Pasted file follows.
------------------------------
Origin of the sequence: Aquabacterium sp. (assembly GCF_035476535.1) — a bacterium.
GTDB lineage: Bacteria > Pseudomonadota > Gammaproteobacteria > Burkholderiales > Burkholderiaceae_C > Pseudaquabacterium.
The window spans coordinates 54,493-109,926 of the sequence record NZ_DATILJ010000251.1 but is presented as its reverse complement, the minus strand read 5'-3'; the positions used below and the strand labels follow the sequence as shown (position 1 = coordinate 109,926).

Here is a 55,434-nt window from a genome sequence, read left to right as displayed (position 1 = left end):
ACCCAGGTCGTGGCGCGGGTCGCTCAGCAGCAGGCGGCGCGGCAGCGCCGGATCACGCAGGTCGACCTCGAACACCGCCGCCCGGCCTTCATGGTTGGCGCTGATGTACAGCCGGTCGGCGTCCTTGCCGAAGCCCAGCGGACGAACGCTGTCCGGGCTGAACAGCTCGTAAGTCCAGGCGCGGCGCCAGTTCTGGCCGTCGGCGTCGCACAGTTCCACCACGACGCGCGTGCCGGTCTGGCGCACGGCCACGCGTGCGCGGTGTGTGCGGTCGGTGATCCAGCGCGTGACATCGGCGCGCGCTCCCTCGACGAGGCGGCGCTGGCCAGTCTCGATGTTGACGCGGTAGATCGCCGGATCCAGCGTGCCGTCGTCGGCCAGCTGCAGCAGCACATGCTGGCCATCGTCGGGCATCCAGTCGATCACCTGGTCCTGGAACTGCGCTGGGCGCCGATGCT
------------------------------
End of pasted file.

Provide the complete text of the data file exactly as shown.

Origin of the sequence: Aquabacterium sp. (assembly GCF_035476535.1) — a bacterium.
GTDB lineage: Bacteria > Pseudomonadota > Gammaproteobacteria > Burkholderiales > Burkholderiaceae_C > Pseudaquabacterium.
The window spans coordinates 54,493-109,926 of the sequence record NZ_DATILJ010000251.1 but is presented as its reverse complement, the minus strand read 5'-3'; the positions used below and the strand labels follow the sequence as shown (position 1 = coordinate 109,926).

Here is a 55,434-nt window from a genome sequence, read left to right as displayed (position 1 = left end):
ACCCAGGTCGTGGCGCGGGTCGCTCAGCAGCAGGCGGCGCGGCAGCGCCGGATCACGCAGGTCGACCTCGAACACCGCCGCCCGGCCTTCATGGTTGGCGCTGATGTACAGCCGGTCGGCGTCCTTGCCGAAGCCCAGCGGACGAACGCTGTCCGGGCTGAACAGCTCGTAAGTCCAGGCGCGGCGCCAGTTCTGGCCGTCGGCGTCGCACAGTTCCACCACGACGCGCGTGCCGGTCTGGCGCACGGCCACGCGTGCGCGGTGTGTGCGGTCGGTGATCCAGCGCGTGACATCGGCGCGCGCTCCCTCGACGAGGCGGCGCTGGCCAGTCTCGATGTTGACGCGGTAGATCGCCGGATCCAGCGTGCCGTCGTCGGCCAGCTGCAGCAGCACATGCTGGCCATCGTCGGGCATCCAGTCGATCACCTGGTCCTGGAACTGCGCTGGGCGCCGATGCT